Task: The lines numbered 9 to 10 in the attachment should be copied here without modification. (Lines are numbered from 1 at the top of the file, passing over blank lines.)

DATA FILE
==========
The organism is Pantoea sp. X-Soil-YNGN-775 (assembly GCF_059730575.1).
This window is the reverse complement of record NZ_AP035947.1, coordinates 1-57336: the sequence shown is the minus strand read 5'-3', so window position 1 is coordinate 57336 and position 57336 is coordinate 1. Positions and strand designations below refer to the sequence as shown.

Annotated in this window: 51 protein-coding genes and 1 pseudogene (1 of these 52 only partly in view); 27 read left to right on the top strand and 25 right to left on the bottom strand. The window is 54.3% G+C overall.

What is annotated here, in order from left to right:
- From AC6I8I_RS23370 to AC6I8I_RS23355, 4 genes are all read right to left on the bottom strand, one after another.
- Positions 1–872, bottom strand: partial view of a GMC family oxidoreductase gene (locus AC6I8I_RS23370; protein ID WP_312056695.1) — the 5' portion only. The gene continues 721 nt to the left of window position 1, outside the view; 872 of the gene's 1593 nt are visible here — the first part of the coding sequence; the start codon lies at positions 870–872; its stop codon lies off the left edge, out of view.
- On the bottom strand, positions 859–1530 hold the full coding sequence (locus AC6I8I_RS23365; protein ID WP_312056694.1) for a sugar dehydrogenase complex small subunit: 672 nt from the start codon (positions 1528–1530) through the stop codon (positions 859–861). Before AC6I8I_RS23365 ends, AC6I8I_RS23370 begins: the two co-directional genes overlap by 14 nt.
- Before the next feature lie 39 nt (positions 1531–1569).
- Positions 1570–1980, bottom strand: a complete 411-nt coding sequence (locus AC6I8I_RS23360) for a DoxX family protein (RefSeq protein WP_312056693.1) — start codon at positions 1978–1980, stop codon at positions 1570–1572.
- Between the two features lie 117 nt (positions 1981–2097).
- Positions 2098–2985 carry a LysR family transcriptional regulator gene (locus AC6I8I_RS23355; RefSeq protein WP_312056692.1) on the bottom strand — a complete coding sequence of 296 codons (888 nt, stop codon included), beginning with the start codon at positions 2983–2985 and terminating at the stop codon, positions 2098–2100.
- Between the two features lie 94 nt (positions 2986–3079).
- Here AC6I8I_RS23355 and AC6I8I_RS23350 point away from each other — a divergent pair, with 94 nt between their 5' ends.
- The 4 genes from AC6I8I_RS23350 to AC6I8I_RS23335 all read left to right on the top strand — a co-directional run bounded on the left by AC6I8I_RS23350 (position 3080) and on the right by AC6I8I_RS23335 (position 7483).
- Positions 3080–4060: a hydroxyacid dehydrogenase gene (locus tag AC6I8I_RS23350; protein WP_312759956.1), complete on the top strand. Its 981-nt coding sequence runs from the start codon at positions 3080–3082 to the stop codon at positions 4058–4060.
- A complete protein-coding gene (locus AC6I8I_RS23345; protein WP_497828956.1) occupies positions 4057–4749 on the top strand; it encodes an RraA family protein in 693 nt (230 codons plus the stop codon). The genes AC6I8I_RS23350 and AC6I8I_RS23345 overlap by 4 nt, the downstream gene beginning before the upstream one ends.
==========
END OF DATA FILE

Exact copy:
- Positions 1570–1980, bottom strand: a complete 411-nt coding sequence (locus AC6I8I_RS23360) for a DoxX family protein (RefSeq protein WP_312056693.1) — start codon at positions 1978–1980, stop codon at positions 1570–1572.
- Between the two features lie 117 nt (positions 1981–2097).